Two work colleagues on a Christmas outing joined in an assault on a defenceless man as he lay on the ground in a Grantham street.
Jess Croft, 22, of Gonerby Road, Grantham, and Michael Chaldecott, 19, of Chapel Street, Nottingham, admitted assault occasioning actual bodily harm in Wharf Road, Grantham, on December 20 last year.
Prosecuting, Jim Clare told the court that the victim had made a statement in which he said he had been out with friends and had left Faces nightclub at 4am to walk to his sister’s house where they were staying for the night.
Two unknown males on the other side of the road started shouting at them and then came over and one of them struck the victim in the mouth causing a cut. The victim said he backed off and feeling intimidated tried to get away but tripped and then was kicked about the head, body and legs by a group of four males.
The victim then said everything was a blur, but he and his friend had done nothing wrong and had not aggravated the situation.
Mr Clare said the victim suffered cuts and the back of his head was sore. The victim had said: “I am shocked at what happened and I will not be coming back to Grantham again.”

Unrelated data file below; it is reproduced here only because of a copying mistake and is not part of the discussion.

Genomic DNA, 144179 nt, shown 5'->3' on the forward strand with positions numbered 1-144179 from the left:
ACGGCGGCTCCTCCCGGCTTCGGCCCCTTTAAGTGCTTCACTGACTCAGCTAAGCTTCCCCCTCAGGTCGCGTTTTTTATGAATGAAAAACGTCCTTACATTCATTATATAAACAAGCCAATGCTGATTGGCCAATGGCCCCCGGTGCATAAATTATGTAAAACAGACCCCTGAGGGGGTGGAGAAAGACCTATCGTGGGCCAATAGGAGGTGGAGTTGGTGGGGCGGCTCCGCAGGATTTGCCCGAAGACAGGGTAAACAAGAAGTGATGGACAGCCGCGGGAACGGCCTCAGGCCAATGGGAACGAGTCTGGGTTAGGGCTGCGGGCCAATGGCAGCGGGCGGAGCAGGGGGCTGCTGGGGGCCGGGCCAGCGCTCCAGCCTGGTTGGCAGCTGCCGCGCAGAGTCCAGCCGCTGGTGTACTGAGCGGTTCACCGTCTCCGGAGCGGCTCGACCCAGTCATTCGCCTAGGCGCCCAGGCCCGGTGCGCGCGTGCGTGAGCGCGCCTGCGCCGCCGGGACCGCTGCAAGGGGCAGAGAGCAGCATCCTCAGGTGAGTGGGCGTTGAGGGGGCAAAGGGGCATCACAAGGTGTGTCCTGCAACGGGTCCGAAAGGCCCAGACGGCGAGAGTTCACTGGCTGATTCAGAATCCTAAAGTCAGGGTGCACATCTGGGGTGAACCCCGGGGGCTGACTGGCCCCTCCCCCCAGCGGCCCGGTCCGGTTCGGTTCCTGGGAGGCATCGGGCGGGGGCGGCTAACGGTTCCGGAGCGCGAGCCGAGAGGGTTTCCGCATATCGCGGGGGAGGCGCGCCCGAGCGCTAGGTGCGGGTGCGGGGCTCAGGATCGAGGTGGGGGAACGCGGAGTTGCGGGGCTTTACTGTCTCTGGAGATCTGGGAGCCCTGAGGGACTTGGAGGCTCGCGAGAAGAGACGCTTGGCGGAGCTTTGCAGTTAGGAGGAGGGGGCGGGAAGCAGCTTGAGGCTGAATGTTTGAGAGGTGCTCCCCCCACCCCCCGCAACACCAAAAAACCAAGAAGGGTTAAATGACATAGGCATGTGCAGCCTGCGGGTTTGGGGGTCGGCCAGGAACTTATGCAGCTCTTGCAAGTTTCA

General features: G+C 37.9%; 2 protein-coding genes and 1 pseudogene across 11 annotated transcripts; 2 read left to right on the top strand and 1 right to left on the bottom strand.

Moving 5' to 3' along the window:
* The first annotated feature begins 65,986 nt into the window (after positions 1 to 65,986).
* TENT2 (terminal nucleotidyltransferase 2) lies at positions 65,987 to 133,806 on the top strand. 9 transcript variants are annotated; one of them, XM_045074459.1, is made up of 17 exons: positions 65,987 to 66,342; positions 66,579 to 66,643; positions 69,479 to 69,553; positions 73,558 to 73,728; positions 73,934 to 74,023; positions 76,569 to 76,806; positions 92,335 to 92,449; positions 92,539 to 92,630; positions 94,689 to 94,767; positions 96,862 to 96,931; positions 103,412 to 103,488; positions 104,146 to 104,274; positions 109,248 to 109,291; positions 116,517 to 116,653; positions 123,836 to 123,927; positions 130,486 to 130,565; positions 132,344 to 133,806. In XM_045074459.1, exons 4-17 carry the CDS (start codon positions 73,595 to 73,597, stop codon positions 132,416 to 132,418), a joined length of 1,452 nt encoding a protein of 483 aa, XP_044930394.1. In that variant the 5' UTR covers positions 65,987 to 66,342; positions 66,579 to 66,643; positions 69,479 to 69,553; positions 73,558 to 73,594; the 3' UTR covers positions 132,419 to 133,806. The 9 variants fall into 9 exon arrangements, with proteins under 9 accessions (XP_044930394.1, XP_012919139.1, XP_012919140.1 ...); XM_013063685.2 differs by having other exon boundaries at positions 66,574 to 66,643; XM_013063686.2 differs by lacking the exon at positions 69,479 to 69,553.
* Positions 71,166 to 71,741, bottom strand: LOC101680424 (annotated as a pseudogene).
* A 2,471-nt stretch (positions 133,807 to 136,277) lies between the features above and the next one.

The court heard CCTV showed Croft going after the victim and then the two unknown males, one wearing a Father Christmas hat, close in on him and trip him up. The victim was kicked and punched while he lay on the floor defenceless.
Mr Clare said the two unidentified males were unknown to Croft and Chaldecott who were stopped by police a few minutes later. They told police the assault was down to their intoxication.
Simon Cobb, representing Croft, said his client was of previous good character. Walking home that night he and Chaldecott came across a group of five males, one of whom was the complainant. The group shouted abuse at Croft. This was witnessed by the two unknown males who shouted at the defendants to ‘sort them out’.
There was a confrontation and Croft received a black eye, although Mr Cobb says this was not necessarily caused by the complainant.
When the victim was tripped to the ground the two unidentfied males started to kick him and then Croft and Chaldecott joined in, but Mr Cobb said that in their view these were not the most violent of kicks.
Mr Cobb said Croft was “ashamed of what he had done and he offers no excuse whatsoever”. He had been disciplined by the building firm where he worked.
Stuart Wild, representing Chaldecott, said his client was a student at York university studying French and Business and doing part-time work at the building company. He said his client had accepted he kicked out but he did not think he had connected with the victim, although he accepts he was as culpable as the other three males.
Mr Wild said: “He has sullied his record. He accepts what he did was wrong and he penned a letter (of apology) to the victim.”
After watching CCTV of the incident the magistrates ordered the defendants to pay compensation of £250 each with £85 costs.